The Glass Castle

Posted on January 3, 2014

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My friend Journalist gave me a book for Christmas. It was called “The Glass Castle” by Jeannette Walls. I will confess: it is not the sort of book I would typically pick out for myself. That said I do like to challenge myself from time to time and step out of my comfort zone of the Sci-Fi or suspense genres.

“The Glass Castle” was an excellent read. Maybe Journalist gave me the book to inspire better writing through reading excellent writing. Maybe Journalist gave me the book because, us both growing up in the 60’s in Texas we could relate to the author’s experience. Maybe Journalist gave me the book because she saw something in me, from my past, which could relate to the author’s experience. Whatever the reason, I thank you Journalist.

When I write a review, I try not to include spoiler alerts or to give too much info about the book. This may prove a challenge with this book.

Let’s start with this: it’s honest, solid writing. Her imagery and how she recalls her past is vivid and I could literally picture her environment and surroundings. I’ve never lived in the desert nor have I been to Nevada outside of Las Vegas but I felt myself scrambling on the hot sidewalks with her. I could smell the creosote, feel the buzzards and heat beating down on me from the whitewashed, sunbaked sky.

Other than that, I was in her life. Why: Partly because I lived it. Not to her extreme but I could share her desire for normalcy. I share her hunger and worn out clothes. I shared feeling shunned because she was not like the others.

Like the author though, my brother and I (and my cousins) made an adventure out of growing up. What we lacked materially we made up for with imagination, friends and a spirit of being in the moment, of living life. The author explored her desert and mountains; we chased cars and explored the city’s culverts and sewer systems. The author hunted demons in the desert with her dad while we hunted wasps and snakes and scorpions in the creeks, fields and ponds around our house.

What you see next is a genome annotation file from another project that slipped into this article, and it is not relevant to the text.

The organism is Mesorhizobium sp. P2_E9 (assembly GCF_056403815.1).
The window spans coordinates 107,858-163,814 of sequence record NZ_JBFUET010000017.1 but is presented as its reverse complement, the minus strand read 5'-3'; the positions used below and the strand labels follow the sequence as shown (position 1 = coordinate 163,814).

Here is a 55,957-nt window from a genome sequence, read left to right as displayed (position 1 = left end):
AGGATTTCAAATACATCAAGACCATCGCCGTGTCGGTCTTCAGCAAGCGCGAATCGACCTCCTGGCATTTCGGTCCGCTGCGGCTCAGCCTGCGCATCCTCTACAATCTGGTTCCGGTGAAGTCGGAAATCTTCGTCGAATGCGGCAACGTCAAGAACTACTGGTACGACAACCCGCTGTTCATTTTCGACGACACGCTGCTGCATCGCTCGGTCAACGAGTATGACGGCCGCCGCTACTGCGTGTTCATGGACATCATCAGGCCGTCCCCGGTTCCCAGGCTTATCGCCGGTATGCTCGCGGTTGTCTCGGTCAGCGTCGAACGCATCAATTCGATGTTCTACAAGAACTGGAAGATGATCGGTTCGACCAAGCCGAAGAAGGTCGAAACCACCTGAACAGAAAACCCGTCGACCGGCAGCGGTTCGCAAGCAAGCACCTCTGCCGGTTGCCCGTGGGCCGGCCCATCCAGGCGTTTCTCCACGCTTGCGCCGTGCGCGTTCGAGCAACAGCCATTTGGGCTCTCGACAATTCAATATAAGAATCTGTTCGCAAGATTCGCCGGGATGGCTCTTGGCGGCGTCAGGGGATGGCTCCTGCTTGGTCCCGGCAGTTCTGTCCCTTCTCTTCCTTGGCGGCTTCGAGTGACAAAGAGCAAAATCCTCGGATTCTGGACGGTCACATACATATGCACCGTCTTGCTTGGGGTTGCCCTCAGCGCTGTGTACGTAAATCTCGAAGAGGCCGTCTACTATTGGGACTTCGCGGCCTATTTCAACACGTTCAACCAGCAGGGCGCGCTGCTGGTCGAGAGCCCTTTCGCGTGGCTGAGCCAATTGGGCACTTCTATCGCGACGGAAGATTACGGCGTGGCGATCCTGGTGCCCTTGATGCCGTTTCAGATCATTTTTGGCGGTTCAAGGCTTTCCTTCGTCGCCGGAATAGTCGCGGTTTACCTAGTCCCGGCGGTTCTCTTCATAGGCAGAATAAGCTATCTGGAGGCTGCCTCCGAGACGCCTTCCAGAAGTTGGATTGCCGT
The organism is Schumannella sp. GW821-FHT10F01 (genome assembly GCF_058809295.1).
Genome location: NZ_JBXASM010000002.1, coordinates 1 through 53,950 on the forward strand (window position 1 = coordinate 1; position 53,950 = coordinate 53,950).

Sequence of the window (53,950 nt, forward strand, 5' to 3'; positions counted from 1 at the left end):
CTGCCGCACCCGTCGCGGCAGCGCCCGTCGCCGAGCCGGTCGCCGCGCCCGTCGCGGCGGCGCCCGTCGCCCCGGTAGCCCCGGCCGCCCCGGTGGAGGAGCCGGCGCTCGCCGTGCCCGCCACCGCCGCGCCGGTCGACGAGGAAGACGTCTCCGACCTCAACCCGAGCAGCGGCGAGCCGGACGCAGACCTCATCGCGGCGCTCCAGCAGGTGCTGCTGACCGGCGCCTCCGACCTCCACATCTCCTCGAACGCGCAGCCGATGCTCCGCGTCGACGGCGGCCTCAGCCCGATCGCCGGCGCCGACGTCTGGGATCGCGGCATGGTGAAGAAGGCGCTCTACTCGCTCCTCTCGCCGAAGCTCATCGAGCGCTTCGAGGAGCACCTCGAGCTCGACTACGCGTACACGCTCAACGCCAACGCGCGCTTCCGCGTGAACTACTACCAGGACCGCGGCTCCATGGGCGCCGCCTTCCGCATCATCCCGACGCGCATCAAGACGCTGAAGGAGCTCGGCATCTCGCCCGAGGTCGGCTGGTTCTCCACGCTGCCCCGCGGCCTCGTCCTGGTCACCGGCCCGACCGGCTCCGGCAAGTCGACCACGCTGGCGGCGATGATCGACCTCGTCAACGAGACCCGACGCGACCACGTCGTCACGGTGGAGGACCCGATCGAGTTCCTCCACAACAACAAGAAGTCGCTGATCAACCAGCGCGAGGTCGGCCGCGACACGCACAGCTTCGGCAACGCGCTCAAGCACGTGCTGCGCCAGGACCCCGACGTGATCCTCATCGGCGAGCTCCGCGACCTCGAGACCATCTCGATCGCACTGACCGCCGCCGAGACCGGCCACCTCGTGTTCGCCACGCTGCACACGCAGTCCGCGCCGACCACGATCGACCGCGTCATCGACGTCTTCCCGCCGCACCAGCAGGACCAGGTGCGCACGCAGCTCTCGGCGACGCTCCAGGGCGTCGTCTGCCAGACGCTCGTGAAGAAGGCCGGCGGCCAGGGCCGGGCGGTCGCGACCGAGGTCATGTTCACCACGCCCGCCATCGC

I would like to say that’s where our similarities ended but that would be misleading. Did Jeannette have a dysfunctional family? That’s hard to say. Aren’t we all dysfunctional in some way? Her parents did love her. And while most would say their parenting skills were atrocious and horrible, they did create a compassionate, caring, smart child. Could her childhood have been better? Many would say yes. But, in my opinion, what matters is that the author learned to stand on her own. And maybe, that was her parent’s goal.

For me, survival was being smarter than my peers, for finding a way out. Like the author, my dad too was a journeyman laborer most often working from contract to contract building, painting and renovating houses. Was he an alcoholic? I can’t answer that question. My mother accused him on being one, of spending more time at the bars than at the house. The problem is I rarely saw him drink save for the occasional beer at a family function. And as an adult, I never saw alcohol pass his lips. My mother was a bookkeeper who worked to help put food on the table, to do her best to keep us kids from going hungry, and to keep somewhat decent clothes on us. She even went as far as making our own clothes one year.

But unlike the author, I never felt in fear for my life. I never felt threatened. I never had to scavenge for food in dumpsters or wait for the other kids to throw out their lunches. I knew we were poor, but we made do and we were happy enough.

Similar to the author, about the time I reached junior high I knew there had to be a better way. I had joined a Boy Scout troop the summer before I entered middle school and three days after my first meeting I was on a bus to Colorado for summer camp. My dad used scrap bits of lumber and plywood to make me a foot locker. We went to the thrift stores and Army/Navy store for cheap backpacks, sleeping bags and other camping gear. It was a trip that changed my life. Why? There was a world and a life outside of Roosevelt Street. I longed for a way out. I didn’t need to get away from Battle Mountain, NV or Welch, WV but I did need to have my own escape. I needed away from Arlington, TX.

It took me nearly 20 years to make my escape much longer than Jeannette. It took two marriages and a wife who believed in me. It took two majors, working and going to school full-time while raising a family. It took me finding the courage to cut the ties with my family and to be my own man. It just took the author much less time and much more courage than me.

In the end, we are we have allowed our life and experiences to make of us. We are chiseled, hardened, molded, smoothed and shaped by time and experience. I am who I am now because of those experiences. And like the author, I could have accepted what I was given, been content with the situation. I could have followed my parent’s footsteps and accept the mantra “once poor always poor”. Jeanette and I could still be in our metaphorical Battle Mountains. But life is in us. Experience is in us.

I do not blame my parents for my childhood. They did what they did, what they thought they had to do. I don’t feel guilty that I have seen the world while they still lived within 20 miles of where they grew up, my dad budgeting every cent he brought in up until the day he died. We all make choices and I, like the author, chose life.

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Posted in: Book Review